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Legislative Assembly for the ACT: 2012 Week 8 Hansard (22 August) . . Page.. 3196..

again we have this problem with documentation—

the Government was concerned that the Audit report failed to give sufficient weight to the requirement that public hospitals have to balance the demand for elective and emergency surgery. This was coupled with a failure to acknowledge that a considerable increase in access to elective surgery and reductions in waiting times have been achieved in the 2010-11 financial year.

I think the committee said that what we need is a system that looks at the whole of the system. You cannot just treat various parts of the system in isolation and then blame another part when the first part does not deliver. And at paragraph 3.50 it says:

The Committee is of the view that short-term supply and demand policies to reduce waiting times are essential; however, this needs to be combined with supply and demand policies that lead to sustainable reductions in waiting times.

I think what we are saying there is that the ad hoc, knee-jerk reaction that we so often see from this government, and particularly this health minister—something goes wrong so there is another review, there is another series of changes, there are more words and there is another unit put in place—indicates that the government does not have a handle on how to run the health system as a whole.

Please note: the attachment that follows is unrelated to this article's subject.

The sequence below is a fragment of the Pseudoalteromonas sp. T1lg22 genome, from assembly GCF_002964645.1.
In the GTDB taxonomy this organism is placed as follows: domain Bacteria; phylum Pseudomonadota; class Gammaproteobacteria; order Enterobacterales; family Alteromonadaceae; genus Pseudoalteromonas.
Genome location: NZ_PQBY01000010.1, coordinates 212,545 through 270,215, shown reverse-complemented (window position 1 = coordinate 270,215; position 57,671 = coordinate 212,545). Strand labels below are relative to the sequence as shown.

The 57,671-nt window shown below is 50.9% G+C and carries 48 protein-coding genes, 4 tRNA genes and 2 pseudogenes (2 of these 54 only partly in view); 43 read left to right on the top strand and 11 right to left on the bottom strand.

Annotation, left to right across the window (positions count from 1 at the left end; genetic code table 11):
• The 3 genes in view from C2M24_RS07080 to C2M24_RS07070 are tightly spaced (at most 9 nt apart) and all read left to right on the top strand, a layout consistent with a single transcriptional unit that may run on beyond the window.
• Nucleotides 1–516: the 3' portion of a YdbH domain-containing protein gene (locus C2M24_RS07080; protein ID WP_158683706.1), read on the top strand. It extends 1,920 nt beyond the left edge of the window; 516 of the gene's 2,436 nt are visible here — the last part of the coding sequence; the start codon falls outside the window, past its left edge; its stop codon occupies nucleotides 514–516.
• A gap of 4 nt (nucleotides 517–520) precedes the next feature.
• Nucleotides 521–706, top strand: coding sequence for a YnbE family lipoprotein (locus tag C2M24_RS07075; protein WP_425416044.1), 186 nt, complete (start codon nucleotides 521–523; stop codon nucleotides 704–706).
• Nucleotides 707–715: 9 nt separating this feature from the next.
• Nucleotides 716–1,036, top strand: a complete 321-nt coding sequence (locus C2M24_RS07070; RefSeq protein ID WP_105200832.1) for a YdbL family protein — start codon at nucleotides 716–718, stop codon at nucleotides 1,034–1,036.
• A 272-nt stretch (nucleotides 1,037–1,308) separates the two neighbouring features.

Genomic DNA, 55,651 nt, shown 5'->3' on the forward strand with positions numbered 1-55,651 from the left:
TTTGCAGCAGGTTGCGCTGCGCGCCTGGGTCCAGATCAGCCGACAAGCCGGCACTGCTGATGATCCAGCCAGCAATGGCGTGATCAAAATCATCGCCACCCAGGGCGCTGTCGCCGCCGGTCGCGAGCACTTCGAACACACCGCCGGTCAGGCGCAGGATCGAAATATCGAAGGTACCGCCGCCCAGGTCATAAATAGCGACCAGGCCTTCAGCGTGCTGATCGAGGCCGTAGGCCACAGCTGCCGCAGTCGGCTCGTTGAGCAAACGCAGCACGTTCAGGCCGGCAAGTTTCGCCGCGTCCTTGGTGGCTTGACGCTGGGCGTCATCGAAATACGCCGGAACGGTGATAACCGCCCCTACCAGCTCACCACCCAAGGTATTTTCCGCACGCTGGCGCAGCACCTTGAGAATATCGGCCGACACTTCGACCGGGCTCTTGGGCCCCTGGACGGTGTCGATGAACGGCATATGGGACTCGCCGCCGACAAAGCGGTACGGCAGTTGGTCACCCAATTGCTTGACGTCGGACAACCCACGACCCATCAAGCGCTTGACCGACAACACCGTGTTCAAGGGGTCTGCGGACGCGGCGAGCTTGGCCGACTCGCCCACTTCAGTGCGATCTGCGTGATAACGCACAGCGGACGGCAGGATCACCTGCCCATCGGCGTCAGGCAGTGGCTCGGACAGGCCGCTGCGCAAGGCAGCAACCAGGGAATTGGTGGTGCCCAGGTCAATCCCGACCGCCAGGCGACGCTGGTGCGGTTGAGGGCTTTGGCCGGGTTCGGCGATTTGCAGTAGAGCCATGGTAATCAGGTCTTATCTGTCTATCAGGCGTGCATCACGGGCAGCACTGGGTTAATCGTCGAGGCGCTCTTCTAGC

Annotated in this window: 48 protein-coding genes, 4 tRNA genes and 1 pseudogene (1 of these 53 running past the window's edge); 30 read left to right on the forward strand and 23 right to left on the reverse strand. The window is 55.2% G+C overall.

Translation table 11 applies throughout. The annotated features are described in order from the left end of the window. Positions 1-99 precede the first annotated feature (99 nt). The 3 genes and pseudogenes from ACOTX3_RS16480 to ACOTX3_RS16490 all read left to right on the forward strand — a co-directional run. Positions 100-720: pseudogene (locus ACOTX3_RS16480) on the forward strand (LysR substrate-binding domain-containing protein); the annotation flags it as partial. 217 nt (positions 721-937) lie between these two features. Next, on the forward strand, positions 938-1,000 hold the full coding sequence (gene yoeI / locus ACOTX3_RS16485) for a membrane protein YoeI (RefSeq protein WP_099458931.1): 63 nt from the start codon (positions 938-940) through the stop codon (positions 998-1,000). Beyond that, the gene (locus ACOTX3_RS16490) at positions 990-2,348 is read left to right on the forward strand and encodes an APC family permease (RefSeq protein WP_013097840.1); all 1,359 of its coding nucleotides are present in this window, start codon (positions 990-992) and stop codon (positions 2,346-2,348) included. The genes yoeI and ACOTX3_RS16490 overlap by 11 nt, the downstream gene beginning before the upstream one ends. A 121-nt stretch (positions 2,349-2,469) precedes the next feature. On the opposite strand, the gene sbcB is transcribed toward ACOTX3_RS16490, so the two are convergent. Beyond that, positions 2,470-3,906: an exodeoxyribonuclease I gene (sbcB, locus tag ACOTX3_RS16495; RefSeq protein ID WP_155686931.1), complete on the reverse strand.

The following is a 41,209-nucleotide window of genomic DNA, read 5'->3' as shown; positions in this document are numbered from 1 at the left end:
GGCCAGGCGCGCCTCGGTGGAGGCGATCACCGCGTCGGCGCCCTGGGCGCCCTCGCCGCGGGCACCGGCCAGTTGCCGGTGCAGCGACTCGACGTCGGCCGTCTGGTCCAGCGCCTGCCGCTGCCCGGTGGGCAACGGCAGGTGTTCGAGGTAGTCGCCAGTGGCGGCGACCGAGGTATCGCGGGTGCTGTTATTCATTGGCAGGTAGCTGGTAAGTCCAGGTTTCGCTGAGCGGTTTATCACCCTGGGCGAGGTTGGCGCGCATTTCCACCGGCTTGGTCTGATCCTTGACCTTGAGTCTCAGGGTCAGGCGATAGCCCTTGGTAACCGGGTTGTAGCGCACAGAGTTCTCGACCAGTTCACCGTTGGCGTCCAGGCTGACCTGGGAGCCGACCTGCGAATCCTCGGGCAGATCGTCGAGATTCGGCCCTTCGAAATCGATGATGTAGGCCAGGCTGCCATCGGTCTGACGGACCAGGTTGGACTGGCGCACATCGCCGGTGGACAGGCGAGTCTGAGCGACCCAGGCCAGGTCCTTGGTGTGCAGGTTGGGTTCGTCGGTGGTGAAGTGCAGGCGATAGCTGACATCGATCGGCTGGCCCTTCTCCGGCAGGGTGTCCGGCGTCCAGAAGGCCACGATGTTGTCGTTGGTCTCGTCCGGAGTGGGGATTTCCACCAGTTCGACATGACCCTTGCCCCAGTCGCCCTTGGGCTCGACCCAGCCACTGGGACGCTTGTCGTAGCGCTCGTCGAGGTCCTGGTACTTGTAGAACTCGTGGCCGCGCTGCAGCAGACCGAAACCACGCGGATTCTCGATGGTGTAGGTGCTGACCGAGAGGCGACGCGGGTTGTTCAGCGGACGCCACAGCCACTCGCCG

There is only one recommendation in this report. As the chair said, we did not have time to do a full report given the number of Auditor-General's reports that come to the PAC committee. But what the committee recommends is that the Auditor-General should do a follow-up audit to examine the management of access to elective surgery at the mid-point of the Eighth Assembly, and that, I suspect, would be a very good thing to occur.

MR HANSON (Molonglo) (3.38): I would like to make a few brief comments about this report, and I commend Mr Smyth for his leadership on this issue.

Mr Speaker, this arose from a situation in 2010 when allegations were made by doctors and patients that elective surgery waiting times were essentially being manipulated—that people put on the urgent category, who should have been seen within 30 days, were having their categories downgraded without any clinical reason or, in many cases, consultation with the patient or the doctor.

When these allegations were raised I brought them to the attention of the media and also raised them in the Assembly. I was attacked by the health minister; she was not then the Chief Minister. In her words she said that I was besmirching all of the staff—and the normal lines about "this is an attack on the staff"and so on. There was a categorical denial that this was happening—a categorical denial that there was this manipulation of elective surgery data.

We pursued this issue in estimates. Ironically, as I recall, the minister responsible was unavailable at one stage because she was in the south of France. And we all know who she was in the south of France with. It is ironic—the correlation that she was unable to answer questions about elective surgery manipulation because she was in the south of France with someone who then manipulated emergency department data.

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